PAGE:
It's not every day that you see an apartment building that qualifies as truly weird. Architects are always looking to push the envelope and create something that's truly head-turning, gravity-defying, and even stomach-turning (or perhaps all of the above), and then comes the question of who would want to live in them?Perhaps you're looking for a living situation that has real character, and you're the kind of person who loves the attention. Here are ten of the weirdest apartment buildings we've found on the internet, and as far as we can tell, they're all real.
Marina Towers - Chicago, Illinois
Chicagoans (like us) are used to seeing Marina City tower apartments, otherwise known as "the corn cob". Jutting out along Chicago's Lakeshore Drive, the two textured towers look like nothing else in the city. Designed by architect Bertrand Goldberg, the mixed-use towers opened in the 1960s. It's so unique that it has been designated a Chicago landmark. Marina City has two 587-foot, 65-story apartment towers, a hotel, an auditorium, and parking floors (which even had a cameo in the Blues Brothers movie where a car flew off one of the decks).
The Cubehouse - Rotterdam, Holland
Holland is a unique and beautiful place, and the truly special Cubehouse in the center of Rotterdam is a fine example of that. The modern designed apartment was created by architect Piet Blom and consists of units with three floors, 360-degree panoramic views, and ample amounts of open space replete with primary and guest bedrooms, unique interior angles, plenty of bright colors, as well as optimization of space in an urban environment.
Habitat 67 - Montreal, Quebec, Canada
Yes, these squared-off apartment units bowed back in 1967, but they still look as modern as ever. They were actually Introduced as a concept at the 1967 World's Fair by Israeli-Canadian architect Moshe Safdie. They look so fresh, they might as well have been built in the 21st century. Habitat 67 actually consist of 148 units that are almost haphazardly stacked on top of or around each other with different facade depths and what appear to be unique windows for just about every apartment. Our big question is how you get to some of these units from inside because it almost looks like you have to go through someone else's to get to yours.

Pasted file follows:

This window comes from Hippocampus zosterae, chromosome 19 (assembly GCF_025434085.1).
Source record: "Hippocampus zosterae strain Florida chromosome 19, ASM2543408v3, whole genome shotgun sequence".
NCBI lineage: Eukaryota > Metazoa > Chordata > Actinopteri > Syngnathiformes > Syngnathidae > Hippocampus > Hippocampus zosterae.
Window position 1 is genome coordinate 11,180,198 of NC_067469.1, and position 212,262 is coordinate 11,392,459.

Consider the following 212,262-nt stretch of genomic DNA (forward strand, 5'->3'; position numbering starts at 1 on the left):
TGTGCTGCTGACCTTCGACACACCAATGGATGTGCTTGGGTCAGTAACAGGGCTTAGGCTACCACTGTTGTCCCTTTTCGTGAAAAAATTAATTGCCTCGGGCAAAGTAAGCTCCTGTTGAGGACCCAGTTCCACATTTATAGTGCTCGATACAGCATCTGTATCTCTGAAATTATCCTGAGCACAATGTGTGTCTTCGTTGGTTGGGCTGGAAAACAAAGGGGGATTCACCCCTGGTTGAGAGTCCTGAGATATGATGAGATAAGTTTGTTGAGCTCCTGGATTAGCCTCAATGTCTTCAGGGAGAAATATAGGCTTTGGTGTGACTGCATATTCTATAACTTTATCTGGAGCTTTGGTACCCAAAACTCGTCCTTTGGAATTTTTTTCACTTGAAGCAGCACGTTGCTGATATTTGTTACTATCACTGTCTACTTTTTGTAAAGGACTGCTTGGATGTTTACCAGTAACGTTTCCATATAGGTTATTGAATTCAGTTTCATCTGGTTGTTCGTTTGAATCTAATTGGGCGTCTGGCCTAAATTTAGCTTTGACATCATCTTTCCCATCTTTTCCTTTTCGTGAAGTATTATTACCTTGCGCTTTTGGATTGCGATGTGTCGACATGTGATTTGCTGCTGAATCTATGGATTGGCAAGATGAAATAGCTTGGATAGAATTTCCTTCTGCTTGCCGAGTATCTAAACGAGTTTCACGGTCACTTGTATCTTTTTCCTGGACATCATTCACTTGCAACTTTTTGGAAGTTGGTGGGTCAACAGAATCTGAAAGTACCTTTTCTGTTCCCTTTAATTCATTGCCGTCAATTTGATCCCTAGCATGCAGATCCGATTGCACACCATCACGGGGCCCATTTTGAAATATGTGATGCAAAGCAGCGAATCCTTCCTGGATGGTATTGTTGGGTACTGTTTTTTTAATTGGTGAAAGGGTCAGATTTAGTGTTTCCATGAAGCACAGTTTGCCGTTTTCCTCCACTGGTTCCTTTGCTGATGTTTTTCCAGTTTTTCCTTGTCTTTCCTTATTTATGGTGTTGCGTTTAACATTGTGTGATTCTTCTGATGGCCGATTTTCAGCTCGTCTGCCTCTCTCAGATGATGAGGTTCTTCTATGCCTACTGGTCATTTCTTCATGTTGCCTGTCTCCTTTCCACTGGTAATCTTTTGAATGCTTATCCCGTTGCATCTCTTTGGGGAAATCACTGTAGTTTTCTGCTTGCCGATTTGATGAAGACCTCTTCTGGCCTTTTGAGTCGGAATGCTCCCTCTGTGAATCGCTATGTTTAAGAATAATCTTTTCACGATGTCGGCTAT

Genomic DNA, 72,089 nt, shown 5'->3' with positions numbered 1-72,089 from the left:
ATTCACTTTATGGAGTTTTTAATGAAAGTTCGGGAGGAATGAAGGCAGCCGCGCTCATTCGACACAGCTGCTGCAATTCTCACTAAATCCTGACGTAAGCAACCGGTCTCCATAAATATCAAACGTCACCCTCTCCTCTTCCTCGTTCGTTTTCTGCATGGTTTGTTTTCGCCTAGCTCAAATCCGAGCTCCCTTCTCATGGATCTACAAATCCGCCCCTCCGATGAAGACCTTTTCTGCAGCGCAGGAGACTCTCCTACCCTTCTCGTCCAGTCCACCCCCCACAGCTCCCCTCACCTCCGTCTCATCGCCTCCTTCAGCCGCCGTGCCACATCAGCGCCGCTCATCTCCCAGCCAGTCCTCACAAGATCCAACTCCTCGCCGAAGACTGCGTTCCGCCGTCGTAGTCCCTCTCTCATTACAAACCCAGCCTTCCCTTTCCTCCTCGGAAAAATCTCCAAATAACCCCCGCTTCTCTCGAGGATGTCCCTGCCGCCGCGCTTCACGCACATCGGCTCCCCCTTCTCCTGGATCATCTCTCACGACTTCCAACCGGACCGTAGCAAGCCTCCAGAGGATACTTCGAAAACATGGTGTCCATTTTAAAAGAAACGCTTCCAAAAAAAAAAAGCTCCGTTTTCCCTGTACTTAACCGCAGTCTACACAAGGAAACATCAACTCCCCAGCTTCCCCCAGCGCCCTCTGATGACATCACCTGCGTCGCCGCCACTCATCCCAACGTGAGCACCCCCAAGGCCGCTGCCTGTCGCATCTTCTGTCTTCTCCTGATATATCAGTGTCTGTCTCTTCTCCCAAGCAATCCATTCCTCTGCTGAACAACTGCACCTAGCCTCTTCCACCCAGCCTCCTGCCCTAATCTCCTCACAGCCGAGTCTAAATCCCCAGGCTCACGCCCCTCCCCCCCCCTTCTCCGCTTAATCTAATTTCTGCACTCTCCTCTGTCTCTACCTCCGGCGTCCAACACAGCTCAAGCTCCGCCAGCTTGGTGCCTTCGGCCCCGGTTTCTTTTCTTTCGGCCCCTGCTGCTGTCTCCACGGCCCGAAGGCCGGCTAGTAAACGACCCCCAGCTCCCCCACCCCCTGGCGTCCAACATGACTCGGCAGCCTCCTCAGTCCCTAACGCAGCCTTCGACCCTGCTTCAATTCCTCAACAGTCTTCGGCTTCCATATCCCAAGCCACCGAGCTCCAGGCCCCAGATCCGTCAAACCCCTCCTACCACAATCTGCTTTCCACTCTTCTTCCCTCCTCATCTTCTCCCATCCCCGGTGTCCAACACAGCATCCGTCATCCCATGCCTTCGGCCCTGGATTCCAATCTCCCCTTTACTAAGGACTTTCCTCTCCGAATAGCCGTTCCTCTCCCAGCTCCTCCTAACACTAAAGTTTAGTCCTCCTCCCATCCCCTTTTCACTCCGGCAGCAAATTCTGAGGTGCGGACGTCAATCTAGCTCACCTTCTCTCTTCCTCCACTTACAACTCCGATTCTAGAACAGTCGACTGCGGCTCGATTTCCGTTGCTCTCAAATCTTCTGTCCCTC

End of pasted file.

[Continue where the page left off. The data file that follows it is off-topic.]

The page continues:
HSB Turning Torso - Malmö, Sweden
The Turning Torso is actually the tallest building in Sweden. Designed by, the renowned Spanish sculptor and architect Santiago Calatrava, the Torso is actually a skyscraper that looks like its in constant rotation based on the twist built int and the reflection of light on the facade. The design was meant to mimic a twisting human figure with its aluminum panels, flat glass, and 54 stories. Inside, you'll find both apartments for rent and condos for purchase, and there's also a restaurant, a private club, and an observation deck.
The Interlace - Singapore
Designed by Ole Scheeren, the Interlace is truly unique in the Singaporean landscape because it's more of an open-air lattice look than a high rise that's typical of the Southeast Asian country. There are apartments, condos, large common areas, and tons of interwoven natural landscapes. The hexagonal setup might seem random, but there's a rhyme to the beauty. There are actually thirty-one, six-story apartment blocks, eight huge courtyards, and sky gardens. This is one apartment complex we could see ourselves in.
Spectrum Apartments - Australia
Looking more like a set of huge kids playing blocks than an apartment complex, Spectrum Apartments lights up the night sky with color galore. Made up of 71 airy apartments, the building has five stories that have multiple facade angles that add dimension to the already dramatic building. It was designed by Kavellaris Urban Design, and the results speak for themselves. Each apartment has a balcony built into the cube structure, giving it a cohesiveness that makes this multi-faceted building even more stunning.
The Wave - Vejle, Denmark
The Wave looks like a surfer's dream with its undulating roofline and the massive 14,000 square meters of area. The Wave was dreamt up by architect Henning Larsen, and it has 100 apartment units in the five-tower, nine-floor structures. The highest point in each tower has a double-floor penthous apartment at the very top, which is very exclusive and provides the best Vejle waterfront views. The Wave is made with panels of terracotta cladding that form the seemingly one-piece roof.